Skip to main content

Dressing the Undressed: Clothing and Social Structure in Old French Fabliaux

  • Chapter
Comic Provocations: Exposing the Corpus of Old French Fabliaux

Part of the book series: Studies in Arthurian and Courtly Cultures ((SACC))

  • 35 Accesses

Abstract

Even when clothing is not central to the plot of a given fabliau, descriptions of cloaks, leggings, tunics, gowns, and various items abound. This fascination with clothing across the fabliaux is distinct from other literary representations. In the romance tradition, which normally features noble characters, clothing often serves a revelatory purpose, displaying virtue and status even before characters demonstrate these qualities. In other instances, clothing, or the change of it, represents a transition from one social position to another. Fabliau images of clothing, by contrast, challenge social rank and values, even if these comic tales maintain social order at a “surface” level. Many traditionally dispossessed characters use clothing to challenge culturally prescribed hierarchies in the fabliau (e.g., in Boivin de Provins, 2.7); yet in this paper I will examine the ways that women use clothing to undress the stability of social order. Although these stories maintain a superficial allegiance to patriarchal cultural control, the ways in which women circulate clothing reveals that gender hierarchy is a costume that women manipulate to hide and therefore maintain their agency.

Clothing re-dresses gender roles in many fabliaux, even if these tales maintain a superficial allegiance to patriarchal order. The ability of women to circulate clothing illustrates and conceals their power in a domestic economy where the vulnerability of men becomes evident.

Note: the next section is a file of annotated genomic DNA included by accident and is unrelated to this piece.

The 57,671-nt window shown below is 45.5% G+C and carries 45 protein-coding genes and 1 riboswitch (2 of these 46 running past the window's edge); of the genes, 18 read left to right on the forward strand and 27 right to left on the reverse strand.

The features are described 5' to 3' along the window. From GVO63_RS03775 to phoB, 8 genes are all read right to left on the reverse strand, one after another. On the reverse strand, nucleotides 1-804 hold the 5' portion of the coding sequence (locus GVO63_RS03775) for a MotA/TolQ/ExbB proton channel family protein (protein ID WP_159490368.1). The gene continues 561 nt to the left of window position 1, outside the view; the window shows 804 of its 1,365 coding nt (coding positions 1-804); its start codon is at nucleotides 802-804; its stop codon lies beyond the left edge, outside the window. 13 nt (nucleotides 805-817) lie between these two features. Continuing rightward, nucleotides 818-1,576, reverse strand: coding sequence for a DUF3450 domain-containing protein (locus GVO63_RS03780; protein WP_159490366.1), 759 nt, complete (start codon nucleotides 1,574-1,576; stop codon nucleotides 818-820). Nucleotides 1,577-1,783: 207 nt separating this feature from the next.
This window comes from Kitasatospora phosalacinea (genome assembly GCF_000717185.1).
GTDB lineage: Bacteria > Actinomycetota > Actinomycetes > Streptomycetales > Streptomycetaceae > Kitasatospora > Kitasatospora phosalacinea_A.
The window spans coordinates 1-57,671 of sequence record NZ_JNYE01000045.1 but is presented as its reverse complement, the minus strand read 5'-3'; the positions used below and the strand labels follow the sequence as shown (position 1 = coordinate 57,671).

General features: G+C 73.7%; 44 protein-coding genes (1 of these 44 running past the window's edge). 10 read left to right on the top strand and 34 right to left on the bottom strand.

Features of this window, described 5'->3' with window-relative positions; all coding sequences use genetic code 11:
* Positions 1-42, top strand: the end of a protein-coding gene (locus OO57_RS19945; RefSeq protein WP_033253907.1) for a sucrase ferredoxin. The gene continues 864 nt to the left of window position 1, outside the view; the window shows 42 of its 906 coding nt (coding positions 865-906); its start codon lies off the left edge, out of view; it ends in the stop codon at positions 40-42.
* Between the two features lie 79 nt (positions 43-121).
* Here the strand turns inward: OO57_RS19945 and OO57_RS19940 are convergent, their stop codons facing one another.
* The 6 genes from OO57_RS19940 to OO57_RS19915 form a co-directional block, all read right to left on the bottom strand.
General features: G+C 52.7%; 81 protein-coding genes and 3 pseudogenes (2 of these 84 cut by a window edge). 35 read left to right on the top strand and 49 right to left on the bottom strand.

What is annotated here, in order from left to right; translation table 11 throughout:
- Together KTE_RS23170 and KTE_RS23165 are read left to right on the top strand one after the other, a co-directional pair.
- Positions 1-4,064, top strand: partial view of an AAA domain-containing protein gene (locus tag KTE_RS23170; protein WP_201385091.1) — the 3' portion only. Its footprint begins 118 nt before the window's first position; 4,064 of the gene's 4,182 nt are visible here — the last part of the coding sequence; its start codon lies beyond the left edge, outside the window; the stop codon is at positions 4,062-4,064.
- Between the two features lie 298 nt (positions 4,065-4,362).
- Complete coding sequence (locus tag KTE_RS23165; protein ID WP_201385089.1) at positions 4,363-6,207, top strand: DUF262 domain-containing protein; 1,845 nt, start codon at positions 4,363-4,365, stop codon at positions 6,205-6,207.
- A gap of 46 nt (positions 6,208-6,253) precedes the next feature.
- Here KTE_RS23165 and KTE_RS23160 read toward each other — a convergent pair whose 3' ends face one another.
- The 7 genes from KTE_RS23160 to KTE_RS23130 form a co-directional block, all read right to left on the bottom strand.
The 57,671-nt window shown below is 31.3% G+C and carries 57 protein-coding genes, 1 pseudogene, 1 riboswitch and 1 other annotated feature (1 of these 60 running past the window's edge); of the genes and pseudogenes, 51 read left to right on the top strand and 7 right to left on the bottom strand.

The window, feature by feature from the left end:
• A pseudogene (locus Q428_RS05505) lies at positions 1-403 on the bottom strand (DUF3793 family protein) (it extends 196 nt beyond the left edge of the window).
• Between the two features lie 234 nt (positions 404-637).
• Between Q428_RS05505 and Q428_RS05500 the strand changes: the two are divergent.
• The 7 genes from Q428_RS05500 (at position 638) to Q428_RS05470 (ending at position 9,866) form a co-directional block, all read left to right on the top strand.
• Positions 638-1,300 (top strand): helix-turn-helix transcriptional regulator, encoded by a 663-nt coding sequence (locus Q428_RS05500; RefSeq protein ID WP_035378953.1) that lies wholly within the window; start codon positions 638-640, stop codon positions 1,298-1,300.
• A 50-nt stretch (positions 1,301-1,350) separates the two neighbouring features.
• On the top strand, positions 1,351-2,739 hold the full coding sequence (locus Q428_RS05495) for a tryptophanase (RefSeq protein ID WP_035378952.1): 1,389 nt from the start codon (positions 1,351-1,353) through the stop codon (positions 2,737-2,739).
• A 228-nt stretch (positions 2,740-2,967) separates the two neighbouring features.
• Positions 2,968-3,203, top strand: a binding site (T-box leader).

This is a preview of subscription content, log in via an institution to check access.

Access this chapter

Subscribe and save

Springer+ Basic
EUR 32.99 /Month
  • Get 10 units per month
  • Download Article/Chapter or Ebook
  • 1 Unit = 1 Article or 1 Chapter
  • Cancel anytime
Subscribe now

Buy Now

Chapter
USD 29.95
Price excludes VAT (USA)
  • Available as PDF
  • Read on any device
  • Instant download
  • Own it forever
eBook
USD 39.99
Price excludes VAT (USA)
  • Available as PDF
  • Read on any device
  • Instant download
  • Own it forever
Softcover Book
USD 54.99
Price excludes VAT (USA)
  • Compact, lightweight edition
  • Dispatched in 3 to 5 business days
  • Free shipping worldwide - see info
Hardcover Book
USD 54.99
Price excludes VAT (USA)
  • Durable hardcover edition
  • Dispatched in 3 to 5 business days
  • Free shipping worldwide - see info

Tax calculation will be finalised at checkout

Purchases are for personal use only

Institutional subscriptions

Preview

Unable to display preview. Download preview PDF.

Unable to display preview. Download preview PDF.

Similar content being viewed by others

Notes

  1. Françoise Piponnier and Perrine Mane, Dress in the Middle Ages, trans. Caroline Beamish (New Haven: Yale University Press, 1997 ), p. 155.

    Google Scholar 

  2. James Hunt, “The Governance of Consumption: Sumptuary Laws and Shifting Forms of Regulation,” Economy and Society 25.3(August 1996):412 [410–427].

    Article  Google Scholar 

  3. Judith Butler, Gender Trouble: Feminism and the Subversion of Identity ( New York: Routledge, 1999 ), p. 164.

    Google Scholar 

  4. R. Howard Bloch, The Scandal of the Fabliaux ( Chicago: University of Chicago Press, 1986 ), p. 125.

    Google Scholar 

Download references

Authors

Editor information

Editors and Affiliations

Copyright information

© 2006 Holly A. Crocker

About this chapter

Cite this chapter

Leech, M.E. (2006). Dressing the Undressed: Clothing and Social Structure in Old French Fabliaux. In: Crocker, H.A. (eds) Comic Provocations: Exposing the Corpus of Old French Fabliaux. Studies in Arthurian and Courtly Cultures. Palgrave Macmillan, New York. https://doi.org/10.1057/9780230601178_6

Download citation

Publish with us

Policies and ethics